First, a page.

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Author Topic: MPG doubled on manual over automatic???  (Read 3445 times)
ilyafish
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« on: June 21, 2009, 03:09:55 PM »

So I have been browsing around and seeing what is on the market right now, and alot of guys with coaches that have a manual transmission are claming they get roughly 10-11 mpg on a coach that gets roughly 5-6 mpg with an automatic.  I know if you drive it right, it makes a difference....but I have a hard time believing that it nearly doubles the fuel mileage.  If that is the case, I am in the market for a manual.  Just wanted everyones professional opinion as i originally thought this was a sales pitch but I see the same numbers coming up from different people selling their coach.

Also....if i find a coach i love but it is an automatic....what is the overhaul process we are talking about to make it a manual (and is it even worth it?)
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« Reply #1 on: June 21, 2009, 03:17:30 PM »

Hi Ilya,

I think the airplanes outside your hotel are stirring up pixy dust from Disney World and clowding up your mind.. Grin

Seriously, get some sleep! Didn't you just drive 22 hrs?  Cheesy Cheesy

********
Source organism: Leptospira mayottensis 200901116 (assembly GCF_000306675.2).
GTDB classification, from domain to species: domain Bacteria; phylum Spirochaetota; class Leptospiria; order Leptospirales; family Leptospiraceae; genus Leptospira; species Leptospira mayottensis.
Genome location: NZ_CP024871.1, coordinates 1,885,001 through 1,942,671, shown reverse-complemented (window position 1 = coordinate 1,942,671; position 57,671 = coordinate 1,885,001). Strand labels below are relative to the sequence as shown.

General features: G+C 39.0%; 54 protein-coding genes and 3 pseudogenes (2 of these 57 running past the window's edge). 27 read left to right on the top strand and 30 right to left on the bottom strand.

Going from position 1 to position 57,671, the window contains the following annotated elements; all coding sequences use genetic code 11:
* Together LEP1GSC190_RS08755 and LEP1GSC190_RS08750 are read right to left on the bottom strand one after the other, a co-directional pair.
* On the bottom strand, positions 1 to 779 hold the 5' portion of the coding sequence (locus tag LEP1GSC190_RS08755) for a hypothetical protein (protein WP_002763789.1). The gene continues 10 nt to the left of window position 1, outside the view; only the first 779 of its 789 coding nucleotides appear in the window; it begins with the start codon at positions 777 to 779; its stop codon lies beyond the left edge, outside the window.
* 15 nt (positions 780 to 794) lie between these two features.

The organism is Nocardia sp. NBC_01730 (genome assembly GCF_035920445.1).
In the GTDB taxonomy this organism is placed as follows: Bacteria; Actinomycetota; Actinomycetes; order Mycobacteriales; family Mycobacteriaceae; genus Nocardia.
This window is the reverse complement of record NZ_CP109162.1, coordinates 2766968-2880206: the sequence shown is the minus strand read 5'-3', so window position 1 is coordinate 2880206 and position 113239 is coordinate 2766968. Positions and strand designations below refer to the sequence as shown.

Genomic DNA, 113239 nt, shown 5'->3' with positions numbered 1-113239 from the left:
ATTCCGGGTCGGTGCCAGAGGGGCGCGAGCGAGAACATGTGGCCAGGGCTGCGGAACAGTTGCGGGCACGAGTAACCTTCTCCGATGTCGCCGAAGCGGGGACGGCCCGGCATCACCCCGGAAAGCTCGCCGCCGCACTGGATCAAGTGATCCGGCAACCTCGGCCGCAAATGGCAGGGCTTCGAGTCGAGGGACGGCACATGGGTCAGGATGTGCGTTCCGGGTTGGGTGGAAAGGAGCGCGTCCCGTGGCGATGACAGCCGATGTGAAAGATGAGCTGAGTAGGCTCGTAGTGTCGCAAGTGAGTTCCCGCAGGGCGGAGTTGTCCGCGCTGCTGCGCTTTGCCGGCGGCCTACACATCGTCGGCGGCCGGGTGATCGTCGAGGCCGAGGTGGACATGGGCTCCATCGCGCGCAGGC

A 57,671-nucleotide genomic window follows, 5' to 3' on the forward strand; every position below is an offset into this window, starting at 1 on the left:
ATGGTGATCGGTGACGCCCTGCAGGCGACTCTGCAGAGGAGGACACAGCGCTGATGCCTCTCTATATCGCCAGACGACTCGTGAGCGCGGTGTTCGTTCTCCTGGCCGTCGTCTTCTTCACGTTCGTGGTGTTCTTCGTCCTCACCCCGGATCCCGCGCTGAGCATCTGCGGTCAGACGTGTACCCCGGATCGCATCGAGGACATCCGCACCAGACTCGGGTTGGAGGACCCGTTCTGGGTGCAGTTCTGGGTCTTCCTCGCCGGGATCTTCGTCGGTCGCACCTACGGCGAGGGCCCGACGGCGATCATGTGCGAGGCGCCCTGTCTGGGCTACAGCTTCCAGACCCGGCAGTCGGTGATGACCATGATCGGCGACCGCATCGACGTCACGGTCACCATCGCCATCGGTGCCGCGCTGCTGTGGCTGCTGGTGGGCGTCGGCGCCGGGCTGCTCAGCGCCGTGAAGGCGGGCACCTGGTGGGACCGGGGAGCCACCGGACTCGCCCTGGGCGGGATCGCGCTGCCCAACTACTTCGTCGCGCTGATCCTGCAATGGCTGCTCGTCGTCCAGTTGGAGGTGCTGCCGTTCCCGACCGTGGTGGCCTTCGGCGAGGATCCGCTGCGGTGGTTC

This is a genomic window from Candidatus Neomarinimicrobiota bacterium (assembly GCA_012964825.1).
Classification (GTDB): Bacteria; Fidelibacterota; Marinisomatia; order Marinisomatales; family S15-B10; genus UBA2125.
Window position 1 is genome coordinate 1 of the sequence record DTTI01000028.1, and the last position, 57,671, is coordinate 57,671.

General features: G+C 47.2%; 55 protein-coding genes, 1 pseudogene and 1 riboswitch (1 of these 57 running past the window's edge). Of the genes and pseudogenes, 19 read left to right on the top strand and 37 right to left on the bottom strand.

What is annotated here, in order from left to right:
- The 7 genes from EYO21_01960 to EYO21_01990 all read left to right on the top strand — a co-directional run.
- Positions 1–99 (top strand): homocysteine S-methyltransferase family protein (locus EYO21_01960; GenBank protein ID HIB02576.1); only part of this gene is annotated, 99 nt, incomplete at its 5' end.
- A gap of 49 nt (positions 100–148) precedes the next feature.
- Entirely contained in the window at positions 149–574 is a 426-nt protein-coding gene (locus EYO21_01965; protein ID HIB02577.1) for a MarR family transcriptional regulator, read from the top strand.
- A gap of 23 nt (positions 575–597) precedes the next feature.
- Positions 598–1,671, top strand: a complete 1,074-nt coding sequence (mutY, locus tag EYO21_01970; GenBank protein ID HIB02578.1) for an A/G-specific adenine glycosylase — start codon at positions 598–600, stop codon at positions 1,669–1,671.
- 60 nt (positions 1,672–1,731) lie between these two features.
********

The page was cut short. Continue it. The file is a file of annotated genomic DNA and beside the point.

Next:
Nick- LMAO
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luvrbus
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« Reply #2 on: June 21, 2009, 03:22:55 PM »

Not going to happen with the same coach and engine driving the same speed you do lose 1 to 2 mpg with a automatic       good luck
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WEC4104
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« Reply #3 on: June 21, 2009, 03:25:14 PM »

Here's the hidden story behind the story... Many of the manual transmission coaches (mine included) are set up with their original engine configuration with quite modest horsepower figures.  The automatics tend to be either later models with bigger engines, or older coaches that had an engine swap performed along with the change to an automatic transmission. Also, because of the age situation, the manual transmissions tend to be in coaches having shorter length and less frontal height.  Not really an apples to apples comparison.

With the engine and coach factors the same, the manual transmissions do tend to yield higher fuel mileage, but not even close to doubling it.
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ttomas
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« Reply #4 on: June 21, 2009, 03:27:31 PM »

I have an auto and get 5.8 to 7.5 mostly 6.5 . I have two friends that I have traveled with , they have manuals. neither one gets very much better if any better. both wished they had automatics.
 FWIW, I say buy a bus for the condition it is in and priced in your range.